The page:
For how long will we ask who is behind Marielle's murder and why?

The institutional instability surrounding the investigation contributed to the current scenario of uncertainty

Translated by: Ana Paula Rocha

Brasil de Fato | São Paulo |
Marielle Franco was born on July 27, 1978, two days after the International Afro-descendant Women's Day - René Junior

The murders of Marielle Franco and Andeson Gomes made March 14 a national day to fight for justice. For six years, we've been asking the same question: who is behind Marielle's murder and why?

There is a lot of speculation, a plethora of rumors, and a network of fake news when the topic under discussion is Marielle’s death. The institutional instability surrounding the investigation contributed to the current scenario of uncertainty. Since the crime occurred, in 2018, there have been successive and unexplained changes in the name heading the investigation: there have already been three groups of prosecutors in charge of the case at the Rio de Janeiro Public Prosecutor's Office. In the Civil Police, five police chiefs have already led the investigation.

It all happened while we had a president whose political cradle is Rio de Janeiro and whose family connections to militias are widely known. A former president whose neighbor, Ronnie Lessa, is the murderer who shot at least 13 times in the car where Marielle was.

Ronnie Lessa was a military police officer who was part of the Rio de Janeiro Special Operations Battalion. He is known for being a skilled shooter and having links with the so-called “Hate Office", a group of paid killers formed by militiamen. Another man involved in the crime is former military police officer Élcio Queiroz, who was driving the cloned silver Cobalt used to ambush Marielle and Anderson.

One of the men pulled the trigger, the other drove the car. Both confessed to the crime and are being held in Brazil’s federal penitentiary system, awaiting a trial by jury, which has yet to take place. The admissions to the crime came as part of plea bargain agreements signed by the perpetrators. Ronnie Lessa's – the most recent agreement signed – took place in December 2023.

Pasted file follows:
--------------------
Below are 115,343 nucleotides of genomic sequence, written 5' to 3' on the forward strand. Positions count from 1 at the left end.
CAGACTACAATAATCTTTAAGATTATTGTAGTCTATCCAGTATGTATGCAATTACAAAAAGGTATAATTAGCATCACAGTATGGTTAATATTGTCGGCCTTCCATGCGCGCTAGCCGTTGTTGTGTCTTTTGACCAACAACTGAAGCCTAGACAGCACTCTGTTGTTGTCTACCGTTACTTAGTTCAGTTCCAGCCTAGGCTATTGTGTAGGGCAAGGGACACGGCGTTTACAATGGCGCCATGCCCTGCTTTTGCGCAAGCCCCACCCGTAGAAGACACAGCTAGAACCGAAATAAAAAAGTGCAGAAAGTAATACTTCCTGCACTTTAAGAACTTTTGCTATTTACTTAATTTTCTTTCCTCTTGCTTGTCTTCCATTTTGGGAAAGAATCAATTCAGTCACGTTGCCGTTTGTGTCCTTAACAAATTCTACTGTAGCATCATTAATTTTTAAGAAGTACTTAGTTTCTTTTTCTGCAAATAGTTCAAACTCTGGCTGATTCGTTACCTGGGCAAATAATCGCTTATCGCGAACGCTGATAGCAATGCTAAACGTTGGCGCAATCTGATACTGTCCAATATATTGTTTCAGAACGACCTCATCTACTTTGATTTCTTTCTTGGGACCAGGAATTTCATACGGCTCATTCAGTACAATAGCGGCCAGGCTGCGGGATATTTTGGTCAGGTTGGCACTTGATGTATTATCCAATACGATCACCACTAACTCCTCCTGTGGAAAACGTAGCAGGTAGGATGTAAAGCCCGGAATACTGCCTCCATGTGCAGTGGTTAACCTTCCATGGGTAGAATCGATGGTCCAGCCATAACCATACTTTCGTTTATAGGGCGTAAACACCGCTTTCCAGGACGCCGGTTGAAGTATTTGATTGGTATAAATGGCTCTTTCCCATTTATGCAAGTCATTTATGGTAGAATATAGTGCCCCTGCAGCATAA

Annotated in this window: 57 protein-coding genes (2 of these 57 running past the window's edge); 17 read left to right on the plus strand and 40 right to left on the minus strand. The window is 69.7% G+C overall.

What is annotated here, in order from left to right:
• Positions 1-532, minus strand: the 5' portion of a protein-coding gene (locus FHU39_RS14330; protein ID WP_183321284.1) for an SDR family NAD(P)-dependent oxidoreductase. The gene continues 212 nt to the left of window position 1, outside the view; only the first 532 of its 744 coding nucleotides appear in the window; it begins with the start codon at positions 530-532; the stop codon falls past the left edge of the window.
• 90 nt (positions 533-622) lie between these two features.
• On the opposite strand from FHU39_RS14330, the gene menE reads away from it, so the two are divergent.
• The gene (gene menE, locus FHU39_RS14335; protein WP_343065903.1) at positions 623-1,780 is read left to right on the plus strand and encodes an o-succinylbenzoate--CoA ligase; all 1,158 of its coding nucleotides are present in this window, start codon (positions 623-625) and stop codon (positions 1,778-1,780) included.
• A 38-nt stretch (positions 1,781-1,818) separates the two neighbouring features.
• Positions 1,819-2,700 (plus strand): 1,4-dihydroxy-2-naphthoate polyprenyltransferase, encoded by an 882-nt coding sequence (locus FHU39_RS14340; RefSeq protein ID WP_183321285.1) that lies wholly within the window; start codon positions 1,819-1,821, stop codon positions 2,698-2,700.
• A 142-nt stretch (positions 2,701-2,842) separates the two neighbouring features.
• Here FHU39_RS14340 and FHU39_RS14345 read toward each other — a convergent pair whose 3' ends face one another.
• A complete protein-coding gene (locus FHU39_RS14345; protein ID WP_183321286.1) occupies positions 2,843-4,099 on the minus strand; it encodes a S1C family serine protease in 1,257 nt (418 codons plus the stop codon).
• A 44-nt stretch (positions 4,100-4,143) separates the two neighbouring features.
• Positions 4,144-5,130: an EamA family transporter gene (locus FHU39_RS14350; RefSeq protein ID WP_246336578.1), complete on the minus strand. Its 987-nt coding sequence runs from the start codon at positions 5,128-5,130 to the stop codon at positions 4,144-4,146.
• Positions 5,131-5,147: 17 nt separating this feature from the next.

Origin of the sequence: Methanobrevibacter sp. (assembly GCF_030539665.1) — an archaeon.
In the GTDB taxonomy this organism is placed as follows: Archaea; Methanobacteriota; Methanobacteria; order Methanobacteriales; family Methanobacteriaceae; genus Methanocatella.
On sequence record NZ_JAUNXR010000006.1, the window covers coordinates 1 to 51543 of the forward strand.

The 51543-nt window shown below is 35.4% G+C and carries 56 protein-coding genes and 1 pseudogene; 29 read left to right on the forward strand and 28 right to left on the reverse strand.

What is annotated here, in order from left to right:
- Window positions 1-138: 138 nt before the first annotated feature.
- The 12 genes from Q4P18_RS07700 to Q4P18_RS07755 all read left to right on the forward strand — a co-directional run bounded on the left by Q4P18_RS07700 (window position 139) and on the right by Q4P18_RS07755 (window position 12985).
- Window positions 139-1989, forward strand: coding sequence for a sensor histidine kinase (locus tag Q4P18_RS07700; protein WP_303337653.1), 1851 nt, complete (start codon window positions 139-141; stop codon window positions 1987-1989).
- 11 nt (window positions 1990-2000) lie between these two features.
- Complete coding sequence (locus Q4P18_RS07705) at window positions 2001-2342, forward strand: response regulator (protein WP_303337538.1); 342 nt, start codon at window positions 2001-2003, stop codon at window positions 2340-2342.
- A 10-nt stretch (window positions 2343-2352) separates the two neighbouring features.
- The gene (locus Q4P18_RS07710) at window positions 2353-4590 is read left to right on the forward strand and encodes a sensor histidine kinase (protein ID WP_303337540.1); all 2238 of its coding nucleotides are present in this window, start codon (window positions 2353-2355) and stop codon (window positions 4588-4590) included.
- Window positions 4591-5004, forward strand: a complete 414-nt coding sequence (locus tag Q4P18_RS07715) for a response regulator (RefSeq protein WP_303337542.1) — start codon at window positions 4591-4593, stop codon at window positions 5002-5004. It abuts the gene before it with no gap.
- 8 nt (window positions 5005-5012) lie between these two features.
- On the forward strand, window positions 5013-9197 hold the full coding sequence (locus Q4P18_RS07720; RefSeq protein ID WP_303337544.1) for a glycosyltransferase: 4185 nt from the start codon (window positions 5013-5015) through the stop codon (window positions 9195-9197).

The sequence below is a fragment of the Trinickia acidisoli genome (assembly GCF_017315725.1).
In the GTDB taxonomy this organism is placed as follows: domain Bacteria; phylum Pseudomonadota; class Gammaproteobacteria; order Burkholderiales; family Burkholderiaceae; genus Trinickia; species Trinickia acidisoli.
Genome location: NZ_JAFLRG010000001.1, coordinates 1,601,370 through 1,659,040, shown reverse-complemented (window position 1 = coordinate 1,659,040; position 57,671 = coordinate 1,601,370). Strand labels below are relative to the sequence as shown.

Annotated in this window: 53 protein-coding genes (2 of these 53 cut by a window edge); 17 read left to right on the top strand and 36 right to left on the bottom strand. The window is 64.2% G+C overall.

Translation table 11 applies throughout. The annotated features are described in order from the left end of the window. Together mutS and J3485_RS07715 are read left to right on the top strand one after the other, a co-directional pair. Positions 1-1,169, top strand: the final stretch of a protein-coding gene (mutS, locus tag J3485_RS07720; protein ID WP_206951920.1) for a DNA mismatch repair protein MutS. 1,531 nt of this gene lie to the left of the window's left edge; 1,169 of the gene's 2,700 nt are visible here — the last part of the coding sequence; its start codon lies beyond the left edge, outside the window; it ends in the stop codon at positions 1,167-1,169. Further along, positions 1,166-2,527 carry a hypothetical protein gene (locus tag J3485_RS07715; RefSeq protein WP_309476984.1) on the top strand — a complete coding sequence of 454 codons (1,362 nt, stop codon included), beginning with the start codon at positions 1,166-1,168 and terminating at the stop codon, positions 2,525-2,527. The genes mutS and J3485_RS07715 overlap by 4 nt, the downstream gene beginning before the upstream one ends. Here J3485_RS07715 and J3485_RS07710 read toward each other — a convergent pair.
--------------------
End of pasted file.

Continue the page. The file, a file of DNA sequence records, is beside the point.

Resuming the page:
He named Domingos Brazão as the alleged mastermind of the crime. Brazão is an advisor for the Court of Auditors of Rio de Janeiro (TCE-RJ) and had already been denounced in 2008 by former federal deputy Marcelo Freixo during the Militia Parliamentary Commission of Inquiry, also known in Brazil as “CPI das milícias”. At the time, Brazão was a parliamentarian. Marielle worked with Freixo for a decade before becoming one of Rio’s city councilors.

But Ronnie Lessa's plea bargain has still not been approved by the courts and nothing has been officially proven yet. After the accusation was made public, Lessa's neighbor – Brazil’s former president and defender of militias – hastened to declare he was relieved not to have been named as the mastermind of the crime.

The reality is that we still have no answers, and Brazil remains a very dangerous country for those who, like Marielle, defend human rights and stand up to the powerful. A report by Amnesty International points out that we are the fourth country in the world with the highest number of murders of human rights and environmental defenders.

The murders of Sister Dorothy Stang, Chico Mendes, Bruno Pereira, Dom Philips, Marielle Franco and many other activists are a portrait of a Brazil that has failed to protect people who defend human rights and the environment. In Marielle’s words, how many more have to die so that we can end this war?


*Luciana Genro is a state deputy (PSOL-Rio grande do Sul state) and the president of the Lauro Campos and Marielle Franco Foundation.

** This is an opinion piece and does not necessarily express the editorial line of Brasil de Fato.

Edited by: Thalita Pires